Defined as a cheeky, fearless and strong all-female circus production, Resting B*tch Face is sure to resonate with women of every generation. The circus production is set on tackling stereotypes and examining the social expectations that are put upon women every single day. SheBrisbane chatted with two of the performers behind the show, Maddy Grant and Shannon Egans.
Supported by Vulcana Women’s Circus, Maddy and Shannon hope that audience members have fun seeing Resting B*tch Face but that they also leave with some food for thought. “It’s a pretty funny, quirky show, we’re tackling some serious topics, like aging, beauty standards and biological clocks, but it’s in a really kind of comedic way.”
The resting b*tch face phenomenon has translated into a common expression now, a sort of nod to strong and powerful women. “I like that it has become more well known, people have become more and more aware of the expectations women are facing, like we are constantly being forced to smile and to be easy going.”
“I think that now more people are becoming aware of these expectations, it’s kind of taken off, like we know about it, we have a name for it and I know some people are adopting and reclaiming the title,” Maddy said.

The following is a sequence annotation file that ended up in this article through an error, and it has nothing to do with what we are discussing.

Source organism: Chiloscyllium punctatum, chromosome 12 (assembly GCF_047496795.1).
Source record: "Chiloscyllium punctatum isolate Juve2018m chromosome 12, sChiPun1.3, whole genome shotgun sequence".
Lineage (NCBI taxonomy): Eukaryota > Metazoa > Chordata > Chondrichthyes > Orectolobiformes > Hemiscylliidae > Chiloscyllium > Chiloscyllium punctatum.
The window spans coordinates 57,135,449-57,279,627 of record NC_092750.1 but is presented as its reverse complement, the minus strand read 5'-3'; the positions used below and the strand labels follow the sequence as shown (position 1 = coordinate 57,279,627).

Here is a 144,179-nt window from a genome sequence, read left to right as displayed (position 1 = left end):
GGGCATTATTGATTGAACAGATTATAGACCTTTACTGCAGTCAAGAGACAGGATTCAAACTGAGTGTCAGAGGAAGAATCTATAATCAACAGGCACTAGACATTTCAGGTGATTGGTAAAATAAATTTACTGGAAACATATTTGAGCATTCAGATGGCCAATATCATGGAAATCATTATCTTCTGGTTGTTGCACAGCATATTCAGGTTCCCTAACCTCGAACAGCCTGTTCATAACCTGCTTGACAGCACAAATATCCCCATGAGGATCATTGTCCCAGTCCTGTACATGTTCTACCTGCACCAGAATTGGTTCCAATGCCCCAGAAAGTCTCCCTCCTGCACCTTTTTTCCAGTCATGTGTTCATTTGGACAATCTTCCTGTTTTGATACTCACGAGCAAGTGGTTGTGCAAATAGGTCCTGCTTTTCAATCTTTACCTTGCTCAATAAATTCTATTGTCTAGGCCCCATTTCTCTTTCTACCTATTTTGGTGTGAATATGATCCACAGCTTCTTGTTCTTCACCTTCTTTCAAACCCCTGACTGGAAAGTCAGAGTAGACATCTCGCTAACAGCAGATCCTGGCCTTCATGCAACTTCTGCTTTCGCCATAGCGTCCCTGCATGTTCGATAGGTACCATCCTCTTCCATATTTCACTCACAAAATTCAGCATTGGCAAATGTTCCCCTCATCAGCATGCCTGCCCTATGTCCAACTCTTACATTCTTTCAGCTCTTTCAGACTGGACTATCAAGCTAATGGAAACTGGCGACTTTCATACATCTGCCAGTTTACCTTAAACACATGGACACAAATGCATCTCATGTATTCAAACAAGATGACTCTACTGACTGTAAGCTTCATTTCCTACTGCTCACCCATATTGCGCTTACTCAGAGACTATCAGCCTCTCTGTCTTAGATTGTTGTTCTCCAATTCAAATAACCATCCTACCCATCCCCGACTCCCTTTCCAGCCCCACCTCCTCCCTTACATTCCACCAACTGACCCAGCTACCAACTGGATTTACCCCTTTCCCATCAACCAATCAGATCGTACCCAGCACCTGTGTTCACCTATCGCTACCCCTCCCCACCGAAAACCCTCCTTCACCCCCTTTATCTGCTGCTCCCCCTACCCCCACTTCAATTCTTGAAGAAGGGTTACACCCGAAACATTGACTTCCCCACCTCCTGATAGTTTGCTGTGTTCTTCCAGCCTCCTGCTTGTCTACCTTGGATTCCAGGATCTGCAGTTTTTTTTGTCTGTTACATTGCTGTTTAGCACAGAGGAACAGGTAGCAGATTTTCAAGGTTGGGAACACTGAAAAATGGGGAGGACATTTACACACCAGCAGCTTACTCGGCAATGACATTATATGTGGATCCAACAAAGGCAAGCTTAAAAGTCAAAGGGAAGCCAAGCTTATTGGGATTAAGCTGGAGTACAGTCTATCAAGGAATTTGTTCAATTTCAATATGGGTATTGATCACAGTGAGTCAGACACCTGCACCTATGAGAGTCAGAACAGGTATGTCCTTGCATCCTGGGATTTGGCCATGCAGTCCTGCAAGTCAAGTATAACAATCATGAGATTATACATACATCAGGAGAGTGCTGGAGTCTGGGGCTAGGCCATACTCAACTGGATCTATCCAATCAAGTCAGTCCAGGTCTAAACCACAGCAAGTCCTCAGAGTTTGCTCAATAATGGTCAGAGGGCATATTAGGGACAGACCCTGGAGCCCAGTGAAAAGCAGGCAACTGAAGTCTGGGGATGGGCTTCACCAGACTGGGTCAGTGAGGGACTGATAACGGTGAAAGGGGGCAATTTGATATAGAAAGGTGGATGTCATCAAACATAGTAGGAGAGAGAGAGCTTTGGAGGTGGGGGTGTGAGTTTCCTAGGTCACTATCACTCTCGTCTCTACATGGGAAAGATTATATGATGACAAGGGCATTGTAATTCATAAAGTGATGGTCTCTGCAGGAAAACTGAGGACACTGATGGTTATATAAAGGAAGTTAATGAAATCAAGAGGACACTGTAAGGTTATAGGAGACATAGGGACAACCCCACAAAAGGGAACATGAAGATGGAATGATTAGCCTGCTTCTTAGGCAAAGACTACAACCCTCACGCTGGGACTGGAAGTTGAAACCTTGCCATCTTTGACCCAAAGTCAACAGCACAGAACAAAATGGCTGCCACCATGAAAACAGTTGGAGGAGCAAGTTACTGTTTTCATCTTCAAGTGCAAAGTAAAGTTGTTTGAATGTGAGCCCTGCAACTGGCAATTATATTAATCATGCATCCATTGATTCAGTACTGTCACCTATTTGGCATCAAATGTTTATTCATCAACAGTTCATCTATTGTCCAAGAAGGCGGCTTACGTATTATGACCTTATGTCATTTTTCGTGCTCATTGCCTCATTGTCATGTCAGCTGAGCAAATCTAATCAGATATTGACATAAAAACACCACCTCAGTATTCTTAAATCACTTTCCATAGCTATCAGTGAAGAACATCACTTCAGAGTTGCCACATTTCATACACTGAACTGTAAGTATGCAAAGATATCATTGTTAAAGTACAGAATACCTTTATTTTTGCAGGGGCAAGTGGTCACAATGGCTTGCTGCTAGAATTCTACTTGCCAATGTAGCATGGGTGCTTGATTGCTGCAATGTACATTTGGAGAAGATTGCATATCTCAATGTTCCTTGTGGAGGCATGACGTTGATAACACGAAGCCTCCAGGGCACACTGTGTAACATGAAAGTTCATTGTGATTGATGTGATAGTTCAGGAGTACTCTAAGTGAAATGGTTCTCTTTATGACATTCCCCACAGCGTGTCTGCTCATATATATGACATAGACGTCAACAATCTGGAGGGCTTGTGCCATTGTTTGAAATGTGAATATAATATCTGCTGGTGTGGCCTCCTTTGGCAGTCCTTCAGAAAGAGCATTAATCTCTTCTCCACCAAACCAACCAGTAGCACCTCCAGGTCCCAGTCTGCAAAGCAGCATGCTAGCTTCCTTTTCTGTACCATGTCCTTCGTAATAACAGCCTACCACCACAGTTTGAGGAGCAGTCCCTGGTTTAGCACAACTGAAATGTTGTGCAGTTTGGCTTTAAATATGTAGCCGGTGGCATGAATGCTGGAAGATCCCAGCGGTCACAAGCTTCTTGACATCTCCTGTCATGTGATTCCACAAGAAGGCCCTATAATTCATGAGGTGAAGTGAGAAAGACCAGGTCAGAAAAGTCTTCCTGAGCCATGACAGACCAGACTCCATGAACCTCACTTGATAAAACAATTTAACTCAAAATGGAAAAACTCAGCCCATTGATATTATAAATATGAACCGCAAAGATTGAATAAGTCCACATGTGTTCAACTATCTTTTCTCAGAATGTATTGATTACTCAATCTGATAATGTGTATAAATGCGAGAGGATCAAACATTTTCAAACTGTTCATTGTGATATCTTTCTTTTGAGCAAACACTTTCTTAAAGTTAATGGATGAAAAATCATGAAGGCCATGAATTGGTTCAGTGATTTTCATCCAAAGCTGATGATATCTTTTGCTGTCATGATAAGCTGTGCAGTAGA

Why circus performance was their chosen outlet for the show was because of the strength it takes. “With circus you have to be really strong, you’re putting yourself on display using your body in a powerful way and I think women are discouraged from doing that and being strong. So circus is an amazing tool for becoming more comfortable in yourself and your body.”
Removing these expectations is an important part of the show and its main message. “We need to keep having these conversations and keep making art and challenging and having dialogue around these things wherever we can.”
“It needs to start with the arts in Australia and internationally recognising that they have, not just a women problem but a colour issue as well as a trans and non gendered issue. So the first step for us as white women with well paid jobs, is to make sure that we make space for people who don’t have the same advantages that we do,” Shannon said.
“We’re not at the top of the circus heap because we are not white men, but we are higher up the ladder than other people and that’s the same across the performing arts. So I think the very first step is the acknowledgement that we need to lift everyone up to the same level and listen to those voices and to not try and speak for those people but to advocate when they ask us to. Then I think the discussion can start about making that change on a broader level.”
As they say, “smiling gives you wrinkles, resting bitch face keeps you pretty.”
You can purchase tickets to Resting B*tch Face here